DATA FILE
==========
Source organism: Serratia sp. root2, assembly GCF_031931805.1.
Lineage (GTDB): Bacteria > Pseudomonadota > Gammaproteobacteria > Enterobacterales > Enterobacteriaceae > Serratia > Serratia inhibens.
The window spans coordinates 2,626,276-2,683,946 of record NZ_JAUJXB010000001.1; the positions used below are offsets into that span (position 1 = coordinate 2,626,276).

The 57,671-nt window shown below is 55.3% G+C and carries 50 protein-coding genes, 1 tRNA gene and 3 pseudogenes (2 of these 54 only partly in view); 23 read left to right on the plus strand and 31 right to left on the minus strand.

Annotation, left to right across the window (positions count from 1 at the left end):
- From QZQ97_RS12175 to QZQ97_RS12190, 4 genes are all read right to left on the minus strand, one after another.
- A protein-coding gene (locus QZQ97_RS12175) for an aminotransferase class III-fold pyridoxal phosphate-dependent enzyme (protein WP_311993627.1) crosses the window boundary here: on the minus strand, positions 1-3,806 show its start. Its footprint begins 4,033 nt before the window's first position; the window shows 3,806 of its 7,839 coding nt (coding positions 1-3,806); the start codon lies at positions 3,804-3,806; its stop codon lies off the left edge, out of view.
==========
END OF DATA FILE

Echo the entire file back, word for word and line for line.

Source organism: Serratia sp. root2, assembly GCF_031931805.1.
Lineage (GTDB): Bacteria > Pseudomonadota > Gammaproteobacteria > Enterobacterales > Enterobacteriaceae > Serratia > Serratia inhibens.
The window spans coordinates 2,626,276-2,683,946 of record NZ_JAUJXB010000001.1; the positions used below are offsets into that span (position 1 = coordinate 2,626,276).

The 57,671-nt window shown below is 55.3% G+C and carries 50 protein-coding genes, 1 tRNA gene and 3 pseudogenes (2 of these 54 only partly in view); 23 read left to right on the plus strand and 31 right to left on the minus strand.

Annotation, left to right across the window (positions count from 1 at the left end):
- From QZQ97_RS12175 to QZQ97_RS12190, 4 genes are all read right to left on the minus strand, one after another.
- A protein-coding gene (locus QZQ97_RS12175) for an aminotransferase class III-fold pyridoxal phosphate-dependent enzyme (protein WP_311993627.1) crosses the window boundary here: on the minus strand, positions 1-3,806 show its start. Its footprint begins 4,033 nt before the window's first position; the window shows 3,806 of its 7,839 coding nt (coding positions 1-3,806); the start codon lies at positions 3,804-3,806; its stop codon lies off the left edge, out of view.